ability to attract capital and facilitate growth.
Following the crisis, the breadth of such growth
may be a more relevant determinant of capital markets activity in Latin America than its depth. The
emergence of a much-touted new middle class across
the region in recent years has expanded a historically
narrow investor base and increased demand for local
securities. According to Banco Santander, approximately 15 million people entered this burgeoning
middle class between 2002 and 2006. During the
same period, official unemployment fell from 11 percent to under 8 percent.
Though the proportion of retail investors remains
low in Latin America, much of this new middle class
is participating in the formal sector for the first time,
buoying institutional demand for domestic securities through pension contributions. Particularly in
Brazil, Chile, Colombia, Mexico, and Peru, these new
consumers have increased demand for improved
infrastructure, credit card and banking services, private education services, and retail goods, reducing
reliance on external demand to generate growth.
Though such progress has already begun to recede
in the downturn, based on current economic forecasts, it is not likely to erode entirely. In other words,
in the leading economies of the region, the new middle class will not fall back into poverty en masse—
as happened in prior crises—and the corresponding
newfound domestic demand will remain.
Though Latin America is hardly a refuge from the
current global economic turmoil, the old axiom “if
the U.S. sneezes, Latin America catches a cold” has
not applied to this crisis. Decoupling may have been
overstated by some, but after two decades of reform,
Latin America as a whole has become more fully integrated with the global economy and less dependent
on the United States. Relative to the anemic state of
global growth, the leading markets in the region still
offer attractive investment opportunities.
Latin American capital markets were hit hard
by the financial crisis, despite these financial developments. Across the region, economic growth has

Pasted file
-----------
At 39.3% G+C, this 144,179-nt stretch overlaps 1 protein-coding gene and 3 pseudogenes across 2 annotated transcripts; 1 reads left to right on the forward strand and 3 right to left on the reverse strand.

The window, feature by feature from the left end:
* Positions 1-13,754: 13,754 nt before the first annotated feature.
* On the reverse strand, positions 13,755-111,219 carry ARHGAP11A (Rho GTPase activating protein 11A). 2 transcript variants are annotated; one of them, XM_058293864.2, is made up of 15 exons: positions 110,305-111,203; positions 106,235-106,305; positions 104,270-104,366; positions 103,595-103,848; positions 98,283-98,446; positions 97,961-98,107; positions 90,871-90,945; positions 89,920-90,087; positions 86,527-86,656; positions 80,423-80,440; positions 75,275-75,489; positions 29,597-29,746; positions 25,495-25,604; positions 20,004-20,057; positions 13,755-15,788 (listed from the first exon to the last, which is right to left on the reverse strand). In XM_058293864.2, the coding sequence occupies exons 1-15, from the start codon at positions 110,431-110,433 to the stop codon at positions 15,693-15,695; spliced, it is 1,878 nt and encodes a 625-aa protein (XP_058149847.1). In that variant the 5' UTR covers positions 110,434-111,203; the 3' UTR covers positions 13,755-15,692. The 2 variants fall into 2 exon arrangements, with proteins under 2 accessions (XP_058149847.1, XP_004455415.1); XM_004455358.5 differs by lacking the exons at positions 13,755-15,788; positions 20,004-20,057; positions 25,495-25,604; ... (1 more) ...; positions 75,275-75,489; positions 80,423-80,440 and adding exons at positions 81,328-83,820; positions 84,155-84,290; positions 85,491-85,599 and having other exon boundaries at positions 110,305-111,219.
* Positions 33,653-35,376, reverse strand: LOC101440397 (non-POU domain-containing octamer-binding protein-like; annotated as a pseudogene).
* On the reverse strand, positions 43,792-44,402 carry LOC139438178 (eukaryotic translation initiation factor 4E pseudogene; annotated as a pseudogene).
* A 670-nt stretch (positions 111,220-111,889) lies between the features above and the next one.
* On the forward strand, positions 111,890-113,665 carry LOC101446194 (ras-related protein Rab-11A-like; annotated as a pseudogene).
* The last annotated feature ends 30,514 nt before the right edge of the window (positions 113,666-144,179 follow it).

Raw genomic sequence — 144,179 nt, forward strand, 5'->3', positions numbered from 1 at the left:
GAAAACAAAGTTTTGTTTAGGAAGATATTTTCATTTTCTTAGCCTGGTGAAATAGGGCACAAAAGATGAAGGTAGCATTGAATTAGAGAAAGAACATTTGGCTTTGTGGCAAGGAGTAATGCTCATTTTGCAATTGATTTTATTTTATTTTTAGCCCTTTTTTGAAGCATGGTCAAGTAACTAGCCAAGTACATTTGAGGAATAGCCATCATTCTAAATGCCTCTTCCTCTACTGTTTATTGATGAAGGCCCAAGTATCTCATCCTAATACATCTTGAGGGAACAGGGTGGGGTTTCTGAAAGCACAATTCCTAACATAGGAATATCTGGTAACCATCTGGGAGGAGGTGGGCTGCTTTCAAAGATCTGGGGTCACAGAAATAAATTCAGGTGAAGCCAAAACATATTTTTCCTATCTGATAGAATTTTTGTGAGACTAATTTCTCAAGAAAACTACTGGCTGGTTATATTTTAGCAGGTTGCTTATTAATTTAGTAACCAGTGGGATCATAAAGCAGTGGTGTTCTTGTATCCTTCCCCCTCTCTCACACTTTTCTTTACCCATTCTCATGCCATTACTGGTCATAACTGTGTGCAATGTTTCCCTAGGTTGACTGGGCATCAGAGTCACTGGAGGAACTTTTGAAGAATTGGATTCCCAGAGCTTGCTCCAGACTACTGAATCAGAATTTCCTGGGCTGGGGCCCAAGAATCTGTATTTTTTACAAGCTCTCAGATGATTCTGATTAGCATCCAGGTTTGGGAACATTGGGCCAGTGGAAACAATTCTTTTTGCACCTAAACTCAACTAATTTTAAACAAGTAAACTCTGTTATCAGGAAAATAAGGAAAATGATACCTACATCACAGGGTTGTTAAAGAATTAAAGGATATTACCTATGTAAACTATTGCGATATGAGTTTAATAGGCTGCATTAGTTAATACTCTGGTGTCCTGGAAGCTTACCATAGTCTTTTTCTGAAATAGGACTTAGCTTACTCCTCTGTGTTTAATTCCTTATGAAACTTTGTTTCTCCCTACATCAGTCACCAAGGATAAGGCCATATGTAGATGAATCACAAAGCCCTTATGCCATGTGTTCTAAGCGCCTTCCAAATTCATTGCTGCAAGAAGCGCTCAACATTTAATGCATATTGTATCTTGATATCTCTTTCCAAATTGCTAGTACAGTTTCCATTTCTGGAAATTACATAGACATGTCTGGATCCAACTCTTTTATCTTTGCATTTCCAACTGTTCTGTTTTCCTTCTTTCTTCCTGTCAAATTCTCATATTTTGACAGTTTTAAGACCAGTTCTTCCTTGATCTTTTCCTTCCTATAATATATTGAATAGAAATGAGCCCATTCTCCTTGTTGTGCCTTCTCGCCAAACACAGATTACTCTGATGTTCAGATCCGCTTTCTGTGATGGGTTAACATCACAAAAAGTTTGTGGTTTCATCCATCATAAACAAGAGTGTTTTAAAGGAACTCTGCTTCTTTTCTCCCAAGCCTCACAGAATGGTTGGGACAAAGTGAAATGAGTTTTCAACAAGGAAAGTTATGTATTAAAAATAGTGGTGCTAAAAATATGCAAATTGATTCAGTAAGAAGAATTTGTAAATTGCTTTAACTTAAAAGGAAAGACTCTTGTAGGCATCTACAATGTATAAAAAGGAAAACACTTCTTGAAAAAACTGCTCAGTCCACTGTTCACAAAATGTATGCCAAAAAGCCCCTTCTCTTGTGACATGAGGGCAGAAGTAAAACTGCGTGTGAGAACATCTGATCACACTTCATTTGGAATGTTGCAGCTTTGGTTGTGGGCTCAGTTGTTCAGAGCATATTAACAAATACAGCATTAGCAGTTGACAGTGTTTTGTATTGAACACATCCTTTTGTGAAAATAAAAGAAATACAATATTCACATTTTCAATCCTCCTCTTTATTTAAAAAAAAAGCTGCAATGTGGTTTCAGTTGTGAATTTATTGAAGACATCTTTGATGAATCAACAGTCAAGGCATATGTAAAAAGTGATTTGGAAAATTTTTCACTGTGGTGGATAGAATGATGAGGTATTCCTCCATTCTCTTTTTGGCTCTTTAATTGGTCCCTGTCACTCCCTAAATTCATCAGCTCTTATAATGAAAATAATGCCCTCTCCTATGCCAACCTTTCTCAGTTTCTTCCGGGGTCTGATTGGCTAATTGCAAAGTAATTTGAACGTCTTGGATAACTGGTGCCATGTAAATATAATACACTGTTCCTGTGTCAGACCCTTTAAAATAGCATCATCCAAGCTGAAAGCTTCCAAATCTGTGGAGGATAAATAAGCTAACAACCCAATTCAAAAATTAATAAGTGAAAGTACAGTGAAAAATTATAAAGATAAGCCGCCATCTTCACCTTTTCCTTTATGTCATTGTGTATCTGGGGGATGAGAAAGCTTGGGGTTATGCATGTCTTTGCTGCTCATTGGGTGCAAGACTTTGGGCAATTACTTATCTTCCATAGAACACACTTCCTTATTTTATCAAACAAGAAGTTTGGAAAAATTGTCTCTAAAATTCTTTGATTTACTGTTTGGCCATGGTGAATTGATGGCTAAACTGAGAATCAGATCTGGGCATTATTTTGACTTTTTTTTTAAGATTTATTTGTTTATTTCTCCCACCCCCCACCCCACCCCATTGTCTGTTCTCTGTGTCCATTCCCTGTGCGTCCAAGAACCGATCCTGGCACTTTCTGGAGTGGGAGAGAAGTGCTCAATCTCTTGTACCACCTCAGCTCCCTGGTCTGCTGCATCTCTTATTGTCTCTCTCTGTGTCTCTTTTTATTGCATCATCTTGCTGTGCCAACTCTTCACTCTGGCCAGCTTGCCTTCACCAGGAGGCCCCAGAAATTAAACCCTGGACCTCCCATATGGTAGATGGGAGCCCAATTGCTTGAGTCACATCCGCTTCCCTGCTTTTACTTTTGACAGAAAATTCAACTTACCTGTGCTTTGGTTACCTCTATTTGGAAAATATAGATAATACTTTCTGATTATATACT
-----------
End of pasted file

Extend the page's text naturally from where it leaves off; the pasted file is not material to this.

slowed considerably and stock markets have fallen
precipitously. The issuance of new securities has
slowed to a trickle.
Ironically, some of the strongest capital markets
in the region were hit hardest, principally because of
their increased integration into the global economy.
But in the wake of the crisis, markets that were well
managed during the boom years—particularly Chile,
but also Brazil, Colombia and Mexico—are able to
implement policies to stimulate their economies.
They are cutting interest rates, cutting taxes and
increasing spending on infrastructure.
In addition, they can cover any shortfall by issuing sovereign debt in international capital markets, while still
maintaining very low ratios of debt to
GDP. As a result, better positioned markets are still able to attract foreign capital and maintain domestic demand for
Weaker markets, on the other hand,
are languishing. Among the region’s large economies,
Argentina and Venezuela are at particular risk. In Venezuela, inflation is above 30 percent and the economy
is wholly dependent on oil prices. In Argentina, the
recent nationalization of private pensions further
diminished already wavering investor confidence.
Amidst the downturn, it is unlikely that these struggling economies will transform their capital markets.
Instead, policies should be aimed at mitigating damage and stabilizing markets by focusing on basics:
controlling inflation, increasing transparency, diversifying growth and encouraging domestic savings.
The continued development of all capital markets
in Latin America is contingent upon external factors such as commodities prices and global liquidity.
But it is the economies that have fostered broad and
diverse growth that are likely to benefit as the post-crisis landscape takes shape. Those that fail to do so
are at risk of falling further behind.